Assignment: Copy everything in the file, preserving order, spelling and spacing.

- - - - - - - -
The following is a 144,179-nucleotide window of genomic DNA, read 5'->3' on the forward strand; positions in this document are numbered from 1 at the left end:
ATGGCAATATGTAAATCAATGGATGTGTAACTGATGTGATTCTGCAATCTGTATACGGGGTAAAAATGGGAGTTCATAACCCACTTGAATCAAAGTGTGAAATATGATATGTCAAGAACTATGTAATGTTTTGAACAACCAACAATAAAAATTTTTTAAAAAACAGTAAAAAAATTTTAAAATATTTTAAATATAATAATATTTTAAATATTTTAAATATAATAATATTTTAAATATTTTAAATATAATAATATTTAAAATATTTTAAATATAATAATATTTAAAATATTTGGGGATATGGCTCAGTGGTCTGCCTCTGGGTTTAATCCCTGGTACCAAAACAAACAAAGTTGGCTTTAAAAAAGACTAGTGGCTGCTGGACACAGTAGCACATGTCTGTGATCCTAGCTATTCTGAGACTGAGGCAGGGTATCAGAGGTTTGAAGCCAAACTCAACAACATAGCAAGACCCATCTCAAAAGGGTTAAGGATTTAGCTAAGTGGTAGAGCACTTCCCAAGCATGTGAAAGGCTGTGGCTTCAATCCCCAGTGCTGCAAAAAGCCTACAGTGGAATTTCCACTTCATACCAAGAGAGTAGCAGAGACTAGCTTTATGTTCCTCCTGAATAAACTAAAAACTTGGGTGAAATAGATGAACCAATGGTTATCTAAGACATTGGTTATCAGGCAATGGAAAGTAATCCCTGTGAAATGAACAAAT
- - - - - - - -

The following is a 144,179-nucleotide window of genomic DNA, read 5'->3' on the forward strand; positions in this document are numbered from 1 at the left end:
ATGGCAATATGTAAATCAATGGATGTGTAACTGATGTGATTCTGCAATCTGTATACGGGGTAAAAATGGGAGTTCATAACCCACTTGAATCAAAGTGTGAAATATGATATGTCAAGAACTATGTAATGTTTTGAACAACCAACAATAAAAATTTTTTAAAAAACAGTAAAAAAATTTTAAAATATTTTAAATATAATAATATTTTAAATATTTTAAATATAATAATATTTTAAATATTTTAAATATAATAATATTTAAAATATTTTAAATATAATAATATTTAAAATATTTGGGGATATGGCTCAGTGGTCTGCCTCTGGGTTTAATCCCTGGTACCAAAACAAACAAAGTTGGCTTTAAAAAAGACTAGTGGCTGCTGGACACAGTAGCACATGTCTGTGATCCTAGCTATTCTGAGACTGAGGCAGGGTATCAGAGGTTTGAAGCCAAACTCAACAACATAGCAAGACCCATCTCAAAAGGGTTAAGGATTTAGCTAAGTGGTAGAGCACTTCCCAAGCATGTGAAAGGCTGTGGCTTCAATCCCCAGTGCTGCAAAAAGCCTACAGTGGAATTTCCACTTCATACCAAGAGAGTAGCAGAGACTAGCTTTATGTTCCTCCTGAATAAACTAAAAACTTGGGTGAAATAGATGAACCAATGGTTATCTAAGACATTGGTTATCAGGCAATGGAAAGTAATCCCTGTGAAATGAACAAAT